• Need to mention here-Health Insurance since no one is taking care of you
  • Retirement planning-your parents were insured by the Government through Pension Schemes which are inflation proof but you are on your own
  • The biggest lesson is self discipline which the lack of freedom never imposed on anyone


*HIPPO-Highest Paid Person's Opinion

Wednesday, April 22, 2009

Slavery 2.0-My Experiments with Nuconomy

Recession-[ri-sesh-uh n] –noun
1. the act of receding or withdrawing.
2. a receding part of a wall, building, etc.
3. a withdrawing procession, as at the end of a religious service.
4. Economics. a period of an economic contraction, sometimes limited in scope or duration. Compare depression (def. 7).

Greed got us. Good.


I think the entire conversation around the 7 year cycle of the economy's birth and death is largely true. WHatever goes up comes down and so on and so forth ad infinitum nauseum.

The Gecko
Pre-empt anything that threatens 70% profitability. That includes refusing obvious bonus payouts, changing statements, not publishing anything in writing quoting legal implications-and passive aggressive employee treatment.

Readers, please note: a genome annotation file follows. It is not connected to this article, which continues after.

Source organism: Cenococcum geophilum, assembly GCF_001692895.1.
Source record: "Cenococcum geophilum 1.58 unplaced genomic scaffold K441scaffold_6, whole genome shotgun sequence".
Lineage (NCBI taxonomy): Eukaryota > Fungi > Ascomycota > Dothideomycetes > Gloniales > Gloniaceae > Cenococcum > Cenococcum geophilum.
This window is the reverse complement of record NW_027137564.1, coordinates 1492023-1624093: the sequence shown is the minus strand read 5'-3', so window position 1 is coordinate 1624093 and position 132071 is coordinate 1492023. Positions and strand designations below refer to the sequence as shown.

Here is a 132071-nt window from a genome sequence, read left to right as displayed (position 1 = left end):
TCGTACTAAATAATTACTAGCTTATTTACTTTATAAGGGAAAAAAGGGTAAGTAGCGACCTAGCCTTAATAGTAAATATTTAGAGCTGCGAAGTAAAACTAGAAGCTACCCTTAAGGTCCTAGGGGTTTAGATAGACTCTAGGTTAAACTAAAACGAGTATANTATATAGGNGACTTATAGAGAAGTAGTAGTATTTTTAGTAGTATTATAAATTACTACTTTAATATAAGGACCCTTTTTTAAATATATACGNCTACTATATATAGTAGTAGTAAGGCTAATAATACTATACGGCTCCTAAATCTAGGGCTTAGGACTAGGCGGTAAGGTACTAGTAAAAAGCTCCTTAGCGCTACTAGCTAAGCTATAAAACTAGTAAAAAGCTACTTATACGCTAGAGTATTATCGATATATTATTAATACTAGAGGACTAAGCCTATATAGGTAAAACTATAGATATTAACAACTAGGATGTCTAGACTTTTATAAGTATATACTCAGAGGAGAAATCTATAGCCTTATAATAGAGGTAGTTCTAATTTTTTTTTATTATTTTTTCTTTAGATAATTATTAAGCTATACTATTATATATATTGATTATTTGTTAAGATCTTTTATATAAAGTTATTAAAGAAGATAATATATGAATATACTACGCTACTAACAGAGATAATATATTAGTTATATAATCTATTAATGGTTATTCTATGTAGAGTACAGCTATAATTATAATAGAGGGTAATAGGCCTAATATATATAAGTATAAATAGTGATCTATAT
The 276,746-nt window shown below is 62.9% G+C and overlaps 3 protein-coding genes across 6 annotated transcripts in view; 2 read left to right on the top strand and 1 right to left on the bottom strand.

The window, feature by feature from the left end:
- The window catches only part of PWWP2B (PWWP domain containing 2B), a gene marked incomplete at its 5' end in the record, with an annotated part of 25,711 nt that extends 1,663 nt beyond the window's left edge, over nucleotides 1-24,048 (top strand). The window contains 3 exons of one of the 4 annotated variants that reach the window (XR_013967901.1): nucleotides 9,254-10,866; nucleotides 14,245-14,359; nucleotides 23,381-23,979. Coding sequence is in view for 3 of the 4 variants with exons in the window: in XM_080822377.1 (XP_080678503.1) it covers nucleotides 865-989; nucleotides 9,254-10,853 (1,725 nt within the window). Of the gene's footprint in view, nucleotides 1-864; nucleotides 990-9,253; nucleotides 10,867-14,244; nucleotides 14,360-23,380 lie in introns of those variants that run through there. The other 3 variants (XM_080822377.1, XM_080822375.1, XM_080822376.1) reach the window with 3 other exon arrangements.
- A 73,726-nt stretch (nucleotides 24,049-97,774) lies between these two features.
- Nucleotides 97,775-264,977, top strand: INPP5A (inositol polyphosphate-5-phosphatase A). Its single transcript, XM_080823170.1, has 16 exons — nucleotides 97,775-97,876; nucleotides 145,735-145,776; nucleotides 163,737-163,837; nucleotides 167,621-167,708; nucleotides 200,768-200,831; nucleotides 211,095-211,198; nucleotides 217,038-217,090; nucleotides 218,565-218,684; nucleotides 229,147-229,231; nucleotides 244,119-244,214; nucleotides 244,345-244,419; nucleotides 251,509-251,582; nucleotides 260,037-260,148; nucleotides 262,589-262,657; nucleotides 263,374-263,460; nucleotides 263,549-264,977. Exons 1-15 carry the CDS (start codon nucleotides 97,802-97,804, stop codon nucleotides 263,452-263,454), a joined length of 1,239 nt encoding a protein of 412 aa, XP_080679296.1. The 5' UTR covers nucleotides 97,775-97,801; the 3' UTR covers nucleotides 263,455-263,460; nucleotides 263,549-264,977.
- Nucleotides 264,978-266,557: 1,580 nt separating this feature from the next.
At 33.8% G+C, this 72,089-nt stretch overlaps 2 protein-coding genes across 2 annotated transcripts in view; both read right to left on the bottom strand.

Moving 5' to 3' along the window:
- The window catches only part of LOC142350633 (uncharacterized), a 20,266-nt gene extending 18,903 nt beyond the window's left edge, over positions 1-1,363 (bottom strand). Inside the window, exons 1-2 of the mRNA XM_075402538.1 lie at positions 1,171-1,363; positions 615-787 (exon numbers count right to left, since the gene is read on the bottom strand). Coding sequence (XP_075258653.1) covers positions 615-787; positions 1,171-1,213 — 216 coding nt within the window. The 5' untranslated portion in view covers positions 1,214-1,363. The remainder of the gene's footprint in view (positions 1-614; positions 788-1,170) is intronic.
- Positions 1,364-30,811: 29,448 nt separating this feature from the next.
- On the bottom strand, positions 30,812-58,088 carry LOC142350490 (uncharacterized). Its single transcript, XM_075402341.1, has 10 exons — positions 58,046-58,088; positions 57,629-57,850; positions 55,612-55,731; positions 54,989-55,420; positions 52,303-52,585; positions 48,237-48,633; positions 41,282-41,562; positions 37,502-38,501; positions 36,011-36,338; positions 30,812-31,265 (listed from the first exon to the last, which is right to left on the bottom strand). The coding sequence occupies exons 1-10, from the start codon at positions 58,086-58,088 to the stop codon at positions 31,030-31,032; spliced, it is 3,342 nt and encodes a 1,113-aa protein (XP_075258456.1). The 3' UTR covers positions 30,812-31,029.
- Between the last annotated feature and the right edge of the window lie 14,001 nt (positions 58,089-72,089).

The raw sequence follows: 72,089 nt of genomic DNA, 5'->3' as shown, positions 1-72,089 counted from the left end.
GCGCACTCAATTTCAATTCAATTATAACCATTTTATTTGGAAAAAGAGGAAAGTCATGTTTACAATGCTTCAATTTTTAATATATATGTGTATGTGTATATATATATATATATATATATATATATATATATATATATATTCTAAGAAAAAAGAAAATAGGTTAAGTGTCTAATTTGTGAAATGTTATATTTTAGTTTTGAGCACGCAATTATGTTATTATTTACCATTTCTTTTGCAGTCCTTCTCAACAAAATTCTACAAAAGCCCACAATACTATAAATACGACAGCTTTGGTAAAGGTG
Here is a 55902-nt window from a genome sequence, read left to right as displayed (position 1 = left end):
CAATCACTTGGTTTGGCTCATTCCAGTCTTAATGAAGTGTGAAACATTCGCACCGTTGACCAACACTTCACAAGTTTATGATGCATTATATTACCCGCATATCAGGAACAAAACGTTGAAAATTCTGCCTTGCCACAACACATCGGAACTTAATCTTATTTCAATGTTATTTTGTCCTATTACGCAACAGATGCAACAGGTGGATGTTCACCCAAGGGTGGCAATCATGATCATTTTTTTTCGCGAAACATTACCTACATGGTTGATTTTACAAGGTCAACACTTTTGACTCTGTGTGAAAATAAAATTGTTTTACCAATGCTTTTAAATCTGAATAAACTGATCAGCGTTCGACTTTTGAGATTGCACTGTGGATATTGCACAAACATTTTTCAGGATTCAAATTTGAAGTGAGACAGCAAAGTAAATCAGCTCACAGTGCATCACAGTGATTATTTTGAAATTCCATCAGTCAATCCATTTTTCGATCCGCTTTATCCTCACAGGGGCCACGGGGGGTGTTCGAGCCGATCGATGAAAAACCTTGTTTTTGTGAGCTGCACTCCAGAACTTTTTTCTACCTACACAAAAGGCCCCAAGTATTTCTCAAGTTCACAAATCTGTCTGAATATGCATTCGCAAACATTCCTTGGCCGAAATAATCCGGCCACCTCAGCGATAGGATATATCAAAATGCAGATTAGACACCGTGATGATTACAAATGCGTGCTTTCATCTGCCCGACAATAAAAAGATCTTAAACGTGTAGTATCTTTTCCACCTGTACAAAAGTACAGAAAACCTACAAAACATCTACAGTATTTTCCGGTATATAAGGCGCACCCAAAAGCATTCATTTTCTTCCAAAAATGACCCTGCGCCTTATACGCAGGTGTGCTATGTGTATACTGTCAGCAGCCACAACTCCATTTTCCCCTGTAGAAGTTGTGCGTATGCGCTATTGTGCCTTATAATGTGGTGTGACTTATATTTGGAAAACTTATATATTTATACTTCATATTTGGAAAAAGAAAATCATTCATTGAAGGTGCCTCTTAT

The Simple Truth
OK-Most porobably the reader by now is baffled by the mismatch of the title and the content. Well, the above will make sense once the following is absorbed.

My Employer -a $160M 70% profitable privately held IT provider decides one day that the entire workforce out of India is expendable. The decision is made to give employees the option to either stay(they will be replaced) or sign up as independant contractors on ODESK.


Ahaa! I dont trust people I represent -So pay me 10% of what you pay them for work they do and I will help you click a picture of their Desktop ever 15 minutes.

Bonus!!! If you'd like We can monitor their Web Cam. Lets get the Indians and The Russians. They don't mind working at $5 or $10 an hour doing extreme programming, while they get monitored.

We also Guarantee that the slaves working harder will be better rated as we will be monitoring their mouse activity/key strokes and processor utimization. Better Slaves =better productivity

IT & Panopticism
Hampered productivity Via deterred multitasking,low morale, constant fear of monitoring-welcome to new age commoditized outsourcing.

Monday, July 16, 2007

Hello! This is bad for us!

Monday, May 07, 2007

Raid De Himalaya 2007

The Raid is back this year in it's 8th run.

-Looks like we are going to Srinagar
-Reliability is now called Adventure Trail